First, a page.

At the height of her Hollywood career, Carole Lombard seemed to have it all: fame, fortune, and Hollywood's most popular leading man as a husband. But a close examination of the facts paints a different picture. There was plenty of tragedy behind the glamour.
Born in Fort Wayne, IN, on October 6, 1908, Lombard - like many Hollywood legends - arrived in California at a young age with a head full of dreams. Lombard started appearing in silent films as a teen before successfully transitioning to talkies in the late 1920s. By the end of the 1930s, she was one of the highest-paid actresses in Hollywood.
Lombard was known for her personal life as much as her professional one. The dogged old Hollywood press obsessed over her high-profile romance with heartthrob Clark Gable. Lombard and Gable eventually tied the knot in 1939 while Gable was filming a little picture called Gone With the Wind. Lombard's untimely, shocking passing in 1942 was a tragic end to a glittering life on the rise. Though it appeared she was living the dream, the life of Carole Lombard proves even the brightest stars come with shadows.
In January 1942, Carole Lombard was finishing up a lengthy tour selling bonds in support of the country's recent entrance into WWII. After being on the road and away from her husband, Clark Gable, Lombard wanted to get home to California ASAP. Some speculated she thought her husband was having an affair. She was traveling with her mother and Gable's press agent, and rather than taking a slow, multi-day train ride out west, Lombard wanted the three of them to fly.
Her mother, who had never flown before, preferred to stay on the ground. Lombard proposed they let fate decide by flipping a coin. Lombard won, and they got on a flight bound for California. The pilot made an unscheduled detour to gas up in Las Vegas after passing up a different airfield that didn't have runway lights to accommodate an evening landing. The pilot forgot to adjust his compass heading during for Vegas trip, though, and in the night, the plane ran into Potosi Mountain, ending the lives of everyone aboard.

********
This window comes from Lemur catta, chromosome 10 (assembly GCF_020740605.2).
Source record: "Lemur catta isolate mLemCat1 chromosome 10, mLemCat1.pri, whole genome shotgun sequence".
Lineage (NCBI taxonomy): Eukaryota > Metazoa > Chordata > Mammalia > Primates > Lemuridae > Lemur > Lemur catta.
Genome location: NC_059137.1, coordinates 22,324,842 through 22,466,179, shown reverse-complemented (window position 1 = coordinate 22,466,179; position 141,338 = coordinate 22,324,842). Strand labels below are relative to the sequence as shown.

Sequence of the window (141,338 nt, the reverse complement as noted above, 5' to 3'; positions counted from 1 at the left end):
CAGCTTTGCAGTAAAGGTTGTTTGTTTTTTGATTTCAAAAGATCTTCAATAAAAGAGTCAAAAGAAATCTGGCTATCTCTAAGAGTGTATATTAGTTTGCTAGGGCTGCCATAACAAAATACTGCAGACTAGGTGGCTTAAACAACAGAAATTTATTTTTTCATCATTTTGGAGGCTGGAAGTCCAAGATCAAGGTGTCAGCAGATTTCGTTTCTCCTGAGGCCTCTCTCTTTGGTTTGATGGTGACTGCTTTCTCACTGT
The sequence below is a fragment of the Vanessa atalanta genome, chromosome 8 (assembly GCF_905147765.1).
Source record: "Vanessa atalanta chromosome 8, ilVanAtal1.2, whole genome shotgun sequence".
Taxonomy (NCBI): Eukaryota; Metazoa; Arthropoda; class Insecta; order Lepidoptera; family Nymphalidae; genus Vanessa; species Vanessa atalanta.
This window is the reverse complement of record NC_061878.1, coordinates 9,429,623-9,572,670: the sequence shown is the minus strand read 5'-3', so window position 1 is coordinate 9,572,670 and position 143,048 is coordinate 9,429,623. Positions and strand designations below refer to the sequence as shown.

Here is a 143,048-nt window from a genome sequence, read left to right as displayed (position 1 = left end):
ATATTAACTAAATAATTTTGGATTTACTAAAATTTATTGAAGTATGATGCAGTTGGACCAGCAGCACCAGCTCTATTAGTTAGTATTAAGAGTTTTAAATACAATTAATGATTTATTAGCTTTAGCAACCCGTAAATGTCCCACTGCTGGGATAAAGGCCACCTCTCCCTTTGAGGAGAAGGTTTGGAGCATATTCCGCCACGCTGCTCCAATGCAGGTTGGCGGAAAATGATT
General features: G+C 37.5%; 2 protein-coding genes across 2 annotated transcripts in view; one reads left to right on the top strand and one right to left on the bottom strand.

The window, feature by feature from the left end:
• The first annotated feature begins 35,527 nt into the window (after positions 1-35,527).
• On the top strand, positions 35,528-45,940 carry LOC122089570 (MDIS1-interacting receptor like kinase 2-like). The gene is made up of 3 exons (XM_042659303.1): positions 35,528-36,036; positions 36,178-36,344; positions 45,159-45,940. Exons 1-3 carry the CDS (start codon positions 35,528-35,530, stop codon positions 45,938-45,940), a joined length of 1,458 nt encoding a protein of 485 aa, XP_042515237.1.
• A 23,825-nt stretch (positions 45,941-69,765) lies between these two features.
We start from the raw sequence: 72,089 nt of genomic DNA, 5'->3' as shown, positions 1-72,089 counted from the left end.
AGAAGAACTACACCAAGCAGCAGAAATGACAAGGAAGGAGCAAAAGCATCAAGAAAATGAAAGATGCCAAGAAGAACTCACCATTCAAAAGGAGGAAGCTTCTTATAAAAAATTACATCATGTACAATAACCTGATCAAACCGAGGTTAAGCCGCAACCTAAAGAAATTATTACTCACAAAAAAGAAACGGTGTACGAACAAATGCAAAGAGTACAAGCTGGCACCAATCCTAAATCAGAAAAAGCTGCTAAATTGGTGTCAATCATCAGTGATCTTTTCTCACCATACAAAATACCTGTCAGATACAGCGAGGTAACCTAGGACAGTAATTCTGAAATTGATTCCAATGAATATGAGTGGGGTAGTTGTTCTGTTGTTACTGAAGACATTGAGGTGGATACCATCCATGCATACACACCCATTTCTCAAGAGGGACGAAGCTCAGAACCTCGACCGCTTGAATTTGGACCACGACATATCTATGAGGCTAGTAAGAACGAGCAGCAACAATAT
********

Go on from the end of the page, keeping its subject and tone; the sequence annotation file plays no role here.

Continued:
The fiery fallout disfigured Lombard's body to the point that she had to be identified by the jewels that had been a gift from her husband. She was only 33 years old.
Carole Lombard was known for many things, but chief among them may have been her colorful vocabulary. The Midwestern darling was a first-rate swearer who built a reputation for never biting her tongue - and in an era when women were supposed to speak like ladies. Her reputation was so infamous that she earned the nickname "the profane angel."
Some have suggested the swearing was a calculated tactic. The Guardian's Sarah Churchwell wrote that Lombard used her impolite words and coarse sense of humor to protect herself from untoward advances.
Tragedy struck in 1926 just as Lombard's career was taking off. The teen was starting to receive consistent attention from studios when she was involved in a car accident. The windshield shattered, badly slicing Lombard's face. The damage was significant, and she underwent painful cosmetic surgery without anesthesia in the hope of maintaining her looks.
Though the surgery was successful, Lombard was left with visible scars on her lip, eyebrow, and cheek. For a young woman working in an industry that valued looks, Lombard was understandably terrified this would end her career before it even got going. Indeed, Fox Film declined to renew her contract after the incident.
Refusing to give up, Lombard studied makeup and lighting techniques that would minimize the visual impact of the scars, and she was able to find work within a year of Fox dropping her.
In 1936, Lombard began a relationship with Clark Gable, one of the biggest stars in Hollywood. Though the two had worked together a few years earlier, sparks didn't start to fly until they became reacquainted at a party. That night, Gable tried to woo her into his hotel room. Lombard wasn't so easily won over and reportedly replied, "Who do you think you are, Clark Gable?"
The press adored them, and the pair quickly became Hollywood's golden couple, despite the inconvenient truth that Clark Gable was still married to - though separated from - his second wife, Maria Langham. After Gable finalized his divorce, the couple eloped in 1939. Lombard and Gable were famously devoted to each other and would exchange "gag gifts" when apart.